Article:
Pressure from women groups and the media have managed to make Facebook change its policy toward hate speech provoking violence against women and other groups. Women Action Media (WAM) had written an open letter to Facebook to take swift action on addressing the representation of rape and domestic violence on Facebook, and asked users to to spot their own images, and post them on Twitter under the hashtag #fbrape.
They had also tweeted to advertisers using the same hashtag like this:
— Erica (@sugarandbrine) May 26, 2013
— Miss Representation (@RepresentPledge) May 24, 2013
There has been persistent demand to address the representation of rape and domestic violence against women for months now but the final nail in the coffin was this open letter which not only addressed Facebook but also requested advertisers to stop advertising on Facebook. It seems when 15 of Facebook advertisers decided to stop advertising, Facebook decided to change its policy toward sexual assault. According to Facebook’s statement, the company plans to review and update the guidelines used to evaluate reports of violations of their Community Standards around hate speech, training their teams on the changed guidelines, work with legal experts and representatives of women’s coalition, among others.
But does India need this policy change?
If you ask me, hate speech and sexual assault are just one part of the real deal that the website needs to be addressing. I personally know women whose photographs from Facebook have been morphed into pornographic images without their permission.
Even with my pro-free speech beliefs, I also believe that Facebook posts that say – ‘CSK RAPED xyz team in the match yesterday’ should be brought down (it really happened). For those of you who don’t know, Oxford dictionary defines rape as – ‘the crime, typically committed by a man, of forcing another person to have sexual intercourse with the offender against their will.’
So can we be a little bit more sensitive about using these words? You may have used it innocently to talk about a cricket match but that doesn’t change the meaning of the word or the perpetuating cultural effect of using such words, very casually. As matter of fact, even Indian women use it quite casually and then we like the post and even share it sometimes. The need is to sensitize and not censor. I sincerely hope Facebook gets the difference.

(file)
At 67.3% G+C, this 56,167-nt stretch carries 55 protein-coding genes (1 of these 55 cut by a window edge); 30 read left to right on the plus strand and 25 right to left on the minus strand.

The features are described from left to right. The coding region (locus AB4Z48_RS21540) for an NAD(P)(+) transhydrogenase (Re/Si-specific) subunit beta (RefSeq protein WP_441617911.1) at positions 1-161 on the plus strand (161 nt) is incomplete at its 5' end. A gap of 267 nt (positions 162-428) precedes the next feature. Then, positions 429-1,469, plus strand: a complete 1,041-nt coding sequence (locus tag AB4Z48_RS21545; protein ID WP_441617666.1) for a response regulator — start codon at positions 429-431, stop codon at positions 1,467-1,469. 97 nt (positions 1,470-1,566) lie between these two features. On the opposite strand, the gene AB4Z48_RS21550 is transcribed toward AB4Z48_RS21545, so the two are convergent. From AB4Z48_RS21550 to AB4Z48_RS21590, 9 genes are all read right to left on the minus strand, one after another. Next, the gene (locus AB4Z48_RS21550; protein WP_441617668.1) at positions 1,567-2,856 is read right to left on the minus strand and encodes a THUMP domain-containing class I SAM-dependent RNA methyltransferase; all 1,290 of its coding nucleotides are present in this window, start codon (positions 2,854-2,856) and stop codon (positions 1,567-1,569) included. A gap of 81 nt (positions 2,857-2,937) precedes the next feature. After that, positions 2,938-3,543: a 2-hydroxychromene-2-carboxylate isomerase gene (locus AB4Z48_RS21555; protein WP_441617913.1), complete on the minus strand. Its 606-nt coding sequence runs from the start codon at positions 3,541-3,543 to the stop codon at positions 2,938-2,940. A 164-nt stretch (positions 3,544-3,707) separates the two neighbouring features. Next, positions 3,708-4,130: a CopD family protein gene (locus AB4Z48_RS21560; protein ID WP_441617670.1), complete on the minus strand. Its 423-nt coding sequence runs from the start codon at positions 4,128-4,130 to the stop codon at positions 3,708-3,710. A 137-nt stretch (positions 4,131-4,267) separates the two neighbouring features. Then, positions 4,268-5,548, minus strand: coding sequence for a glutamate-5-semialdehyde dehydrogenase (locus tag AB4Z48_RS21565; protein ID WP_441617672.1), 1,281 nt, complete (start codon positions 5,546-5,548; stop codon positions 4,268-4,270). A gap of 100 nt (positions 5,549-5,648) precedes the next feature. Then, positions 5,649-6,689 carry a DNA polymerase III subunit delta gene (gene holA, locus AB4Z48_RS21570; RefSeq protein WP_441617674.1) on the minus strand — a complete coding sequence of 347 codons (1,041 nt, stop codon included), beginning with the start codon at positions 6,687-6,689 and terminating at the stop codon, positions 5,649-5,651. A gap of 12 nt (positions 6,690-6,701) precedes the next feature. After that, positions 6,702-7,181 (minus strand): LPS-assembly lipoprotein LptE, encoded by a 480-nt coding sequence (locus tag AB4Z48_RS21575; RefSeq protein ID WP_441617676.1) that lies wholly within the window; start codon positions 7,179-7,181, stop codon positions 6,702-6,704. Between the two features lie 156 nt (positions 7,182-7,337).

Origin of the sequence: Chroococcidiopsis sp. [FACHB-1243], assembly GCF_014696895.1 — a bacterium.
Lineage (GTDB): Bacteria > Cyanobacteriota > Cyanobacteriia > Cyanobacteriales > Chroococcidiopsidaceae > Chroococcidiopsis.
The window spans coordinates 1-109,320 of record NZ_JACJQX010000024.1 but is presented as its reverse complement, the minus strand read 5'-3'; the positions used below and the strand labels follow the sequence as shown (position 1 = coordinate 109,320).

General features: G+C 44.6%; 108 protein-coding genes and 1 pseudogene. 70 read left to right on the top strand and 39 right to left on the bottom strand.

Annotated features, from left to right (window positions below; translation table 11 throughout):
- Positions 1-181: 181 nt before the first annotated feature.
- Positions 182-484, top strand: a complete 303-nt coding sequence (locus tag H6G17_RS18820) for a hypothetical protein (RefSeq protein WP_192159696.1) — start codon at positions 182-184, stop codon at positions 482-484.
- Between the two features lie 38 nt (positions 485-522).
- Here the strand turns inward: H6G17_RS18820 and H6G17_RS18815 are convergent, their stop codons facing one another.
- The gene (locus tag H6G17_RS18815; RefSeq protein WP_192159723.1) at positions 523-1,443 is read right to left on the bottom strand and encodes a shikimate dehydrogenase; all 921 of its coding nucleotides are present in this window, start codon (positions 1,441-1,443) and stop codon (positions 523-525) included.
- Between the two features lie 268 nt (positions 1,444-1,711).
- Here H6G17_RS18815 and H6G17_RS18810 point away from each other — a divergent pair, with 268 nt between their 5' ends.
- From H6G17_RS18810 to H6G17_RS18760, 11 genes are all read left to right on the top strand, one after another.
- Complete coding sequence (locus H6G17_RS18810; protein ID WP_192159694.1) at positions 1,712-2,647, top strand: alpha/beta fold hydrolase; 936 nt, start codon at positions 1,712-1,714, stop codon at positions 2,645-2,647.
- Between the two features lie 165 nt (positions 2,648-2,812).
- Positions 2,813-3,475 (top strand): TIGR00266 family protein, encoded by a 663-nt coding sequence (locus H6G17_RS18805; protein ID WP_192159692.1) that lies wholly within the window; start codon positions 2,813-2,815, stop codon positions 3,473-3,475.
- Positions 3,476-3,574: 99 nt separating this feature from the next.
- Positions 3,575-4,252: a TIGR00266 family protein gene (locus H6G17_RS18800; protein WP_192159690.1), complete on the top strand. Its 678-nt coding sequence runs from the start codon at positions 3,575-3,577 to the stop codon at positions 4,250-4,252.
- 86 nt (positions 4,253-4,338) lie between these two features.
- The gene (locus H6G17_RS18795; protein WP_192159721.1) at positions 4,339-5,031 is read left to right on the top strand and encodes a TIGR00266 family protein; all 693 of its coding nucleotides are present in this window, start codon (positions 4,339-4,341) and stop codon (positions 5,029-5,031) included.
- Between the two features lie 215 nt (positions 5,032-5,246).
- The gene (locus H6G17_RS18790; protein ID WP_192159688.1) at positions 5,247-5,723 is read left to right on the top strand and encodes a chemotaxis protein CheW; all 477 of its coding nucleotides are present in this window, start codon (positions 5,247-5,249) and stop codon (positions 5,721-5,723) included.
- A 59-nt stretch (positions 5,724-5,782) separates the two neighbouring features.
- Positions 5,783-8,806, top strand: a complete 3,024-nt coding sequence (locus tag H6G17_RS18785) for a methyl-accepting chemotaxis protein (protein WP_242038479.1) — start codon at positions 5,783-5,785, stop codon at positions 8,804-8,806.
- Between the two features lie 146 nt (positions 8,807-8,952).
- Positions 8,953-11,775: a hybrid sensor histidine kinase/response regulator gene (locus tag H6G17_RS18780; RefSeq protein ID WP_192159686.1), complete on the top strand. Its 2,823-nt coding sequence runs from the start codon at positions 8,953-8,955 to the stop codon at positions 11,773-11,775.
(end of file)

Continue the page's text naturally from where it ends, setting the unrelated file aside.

Speaking of sensitizing people, the reality in India in India, even well-known journalists, activists and writers in this country face threats with gang rapes and stripping for being pro-women and anti-rape. BBC’s recently reported about the online attacks on journalist, Sagarika Ghose, writer, Meena Kandasamy and activist, Kavita Krishnan. Sagarika Ghose has now deleted her Twitter account after repeated personal threats and threats even against her daughter. Only after BBC’s attempt to contact Rediff, did the website decide to bring down the offensive chat content against Kavita Krishnan posted by an anonymous account named @RAPIST. Unfortunately, Rediff is also a prominent news website and to think that they did not remove the degrading content in the first place is quite depressing. Why wait for some other publication to show up on your doorstep?
Fortunately, the Criminal (Amendment) Bill 2013 was passed this year, to include voyeurism, cyber stalking and harassment, sadly only as an after effect of a gruesome gang rape of a woman that resulted in her death. Yes, there are laws now but how many women are encouraged to report about the harassment or stalking or for obscene content? Indian women face both, the problem of receiving online threats, abuses, being stalked online and also the problem of receiving further blows for standing up to it. Even if the issues arise online, these problems have strong cultural roots at least in India. Are laws enough to make the internet safe for women?
Before we answer that question, lets not forget another unaddressed issue in India – the lack of a privacy law. A privacy law would solve a lot of problems for women and all Indian citizens alike. Instead, the real depth of the problem has come to light only now with a recent Centre for Internet & Society report that shows about 76 surveillance companies in India help the Government of India in surveillance of Indian citizens. Privacy law would mean a lot especially for women in India considering that it would (hopefully) include both offline and online threats that women face in the country. Presently, without the privacy law, it somehow seems that women can complain/report only when their data is being abused or when they receive a threat. So what about the times when my data is being accessed without my permission for any reason, not just abuse?
So going back, are laws enough to make the internet safe for women? No and yes. Change in policy and laws still give us the provision to fight for our rights. But I would say that this is something that all social media networks and online media should look at solving, not just Facebook because women are either discouraged from claiming their rights or using the law in most parts of the world. However, unfortunate it may be that Facebook responded only after threats from advertisers, it is still a big leap in addressing the safety of women, all across the web. I also know that even with this policy change, many women may be threatened even right now as I write this post. We definitely have a long way to go with respect to keeping women safe on the web but for now, we should celebrate and acknowledge the progress made.
Note to social media networks & online media: Before more women groups and media start targeting your website, it would be a welcome change and a prudent move for you to address this problem on your own. This is a sincere request.